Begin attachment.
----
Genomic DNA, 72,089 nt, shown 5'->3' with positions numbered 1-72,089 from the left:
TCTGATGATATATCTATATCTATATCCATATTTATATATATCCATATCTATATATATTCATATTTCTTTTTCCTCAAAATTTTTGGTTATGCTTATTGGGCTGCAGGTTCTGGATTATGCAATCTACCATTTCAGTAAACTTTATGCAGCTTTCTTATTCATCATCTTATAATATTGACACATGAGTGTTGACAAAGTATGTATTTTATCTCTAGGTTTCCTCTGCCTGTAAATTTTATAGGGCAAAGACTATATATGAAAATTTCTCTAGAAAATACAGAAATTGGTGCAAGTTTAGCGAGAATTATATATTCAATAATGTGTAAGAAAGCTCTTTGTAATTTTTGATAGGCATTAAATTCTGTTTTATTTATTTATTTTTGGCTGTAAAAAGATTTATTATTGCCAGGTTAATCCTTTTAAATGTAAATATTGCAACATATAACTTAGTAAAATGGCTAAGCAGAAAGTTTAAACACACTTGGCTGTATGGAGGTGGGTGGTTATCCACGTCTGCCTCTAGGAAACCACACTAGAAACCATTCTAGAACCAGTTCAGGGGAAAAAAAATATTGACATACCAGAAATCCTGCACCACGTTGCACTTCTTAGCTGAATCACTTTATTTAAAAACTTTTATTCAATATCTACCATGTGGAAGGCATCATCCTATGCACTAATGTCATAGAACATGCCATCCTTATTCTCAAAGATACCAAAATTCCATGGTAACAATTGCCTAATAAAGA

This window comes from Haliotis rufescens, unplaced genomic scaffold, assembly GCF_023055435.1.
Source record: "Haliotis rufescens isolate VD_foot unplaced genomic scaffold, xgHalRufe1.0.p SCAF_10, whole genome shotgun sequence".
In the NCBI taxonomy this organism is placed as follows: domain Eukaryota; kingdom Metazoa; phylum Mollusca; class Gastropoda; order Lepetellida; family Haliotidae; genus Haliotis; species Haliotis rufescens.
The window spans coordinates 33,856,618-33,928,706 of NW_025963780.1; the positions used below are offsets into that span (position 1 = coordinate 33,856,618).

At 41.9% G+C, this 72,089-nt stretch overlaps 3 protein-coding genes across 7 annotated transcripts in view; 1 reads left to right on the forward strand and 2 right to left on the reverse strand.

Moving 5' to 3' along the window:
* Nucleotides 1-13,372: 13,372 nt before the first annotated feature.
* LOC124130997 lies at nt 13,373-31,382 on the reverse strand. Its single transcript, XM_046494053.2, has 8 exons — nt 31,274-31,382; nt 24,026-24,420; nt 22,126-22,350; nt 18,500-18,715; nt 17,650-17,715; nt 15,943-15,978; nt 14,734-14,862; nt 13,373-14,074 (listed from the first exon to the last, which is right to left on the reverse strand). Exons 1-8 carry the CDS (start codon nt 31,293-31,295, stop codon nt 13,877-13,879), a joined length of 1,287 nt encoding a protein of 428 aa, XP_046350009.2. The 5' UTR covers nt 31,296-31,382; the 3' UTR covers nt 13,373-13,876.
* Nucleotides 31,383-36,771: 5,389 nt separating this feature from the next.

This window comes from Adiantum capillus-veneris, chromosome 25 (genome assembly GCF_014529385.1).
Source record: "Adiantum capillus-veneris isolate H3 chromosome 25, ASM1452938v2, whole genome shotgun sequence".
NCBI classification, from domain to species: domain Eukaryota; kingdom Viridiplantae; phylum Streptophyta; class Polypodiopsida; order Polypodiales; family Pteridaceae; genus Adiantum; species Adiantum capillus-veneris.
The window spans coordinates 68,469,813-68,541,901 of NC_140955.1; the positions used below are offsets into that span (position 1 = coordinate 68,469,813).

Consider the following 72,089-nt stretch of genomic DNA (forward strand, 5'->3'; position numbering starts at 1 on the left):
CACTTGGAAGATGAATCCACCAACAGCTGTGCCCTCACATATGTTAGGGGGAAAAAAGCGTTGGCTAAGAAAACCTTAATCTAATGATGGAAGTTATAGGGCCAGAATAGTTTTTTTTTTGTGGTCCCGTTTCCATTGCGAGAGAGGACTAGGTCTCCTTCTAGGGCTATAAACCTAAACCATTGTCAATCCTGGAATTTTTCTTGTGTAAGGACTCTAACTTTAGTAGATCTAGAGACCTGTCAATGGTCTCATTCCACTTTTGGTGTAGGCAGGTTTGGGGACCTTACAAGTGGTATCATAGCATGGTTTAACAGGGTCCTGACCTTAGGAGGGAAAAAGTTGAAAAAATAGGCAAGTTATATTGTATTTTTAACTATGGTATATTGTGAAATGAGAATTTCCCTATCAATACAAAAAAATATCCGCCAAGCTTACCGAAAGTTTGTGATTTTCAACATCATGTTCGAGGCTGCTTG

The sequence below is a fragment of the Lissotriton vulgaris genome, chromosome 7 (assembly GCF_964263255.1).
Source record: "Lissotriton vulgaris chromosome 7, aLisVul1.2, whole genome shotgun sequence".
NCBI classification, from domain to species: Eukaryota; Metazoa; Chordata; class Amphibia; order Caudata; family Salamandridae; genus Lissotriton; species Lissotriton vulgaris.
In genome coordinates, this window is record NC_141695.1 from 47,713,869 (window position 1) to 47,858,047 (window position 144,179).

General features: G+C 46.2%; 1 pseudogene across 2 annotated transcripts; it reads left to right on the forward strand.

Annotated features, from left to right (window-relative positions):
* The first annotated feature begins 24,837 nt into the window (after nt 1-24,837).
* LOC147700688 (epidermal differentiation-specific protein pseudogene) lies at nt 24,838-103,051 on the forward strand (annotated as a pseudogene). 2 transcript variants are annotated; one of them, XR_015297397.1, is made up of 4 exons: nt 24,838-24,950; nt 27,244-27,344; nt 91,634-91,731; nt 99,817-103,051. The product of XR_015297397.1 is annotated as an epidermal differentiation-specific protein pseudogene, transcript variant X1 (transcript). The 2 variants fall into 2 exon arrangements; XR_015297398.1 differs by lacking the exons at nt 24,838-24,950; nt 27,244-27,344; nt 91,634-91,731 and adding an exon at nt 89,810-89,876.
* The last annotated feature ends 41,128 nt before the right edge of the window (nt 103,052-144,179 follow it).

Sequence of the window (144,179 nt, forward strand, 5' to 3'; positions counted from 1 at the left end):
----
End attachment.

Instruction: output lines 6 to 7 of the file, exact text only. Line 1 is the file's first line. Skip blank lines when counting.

The window spans coordinates 33,856,618-33,928,706 of NW_025963780.1; the positions used below are offsets into that span (position 1 = coordinate 33,856,618).

At 41.9% G+C, this 72,089-nt stretch overlaps 3 protein-coding genes across 7 annotated transcripts in view; 1 reads left to right on the forward strand and 2 right to left on the reverse strand.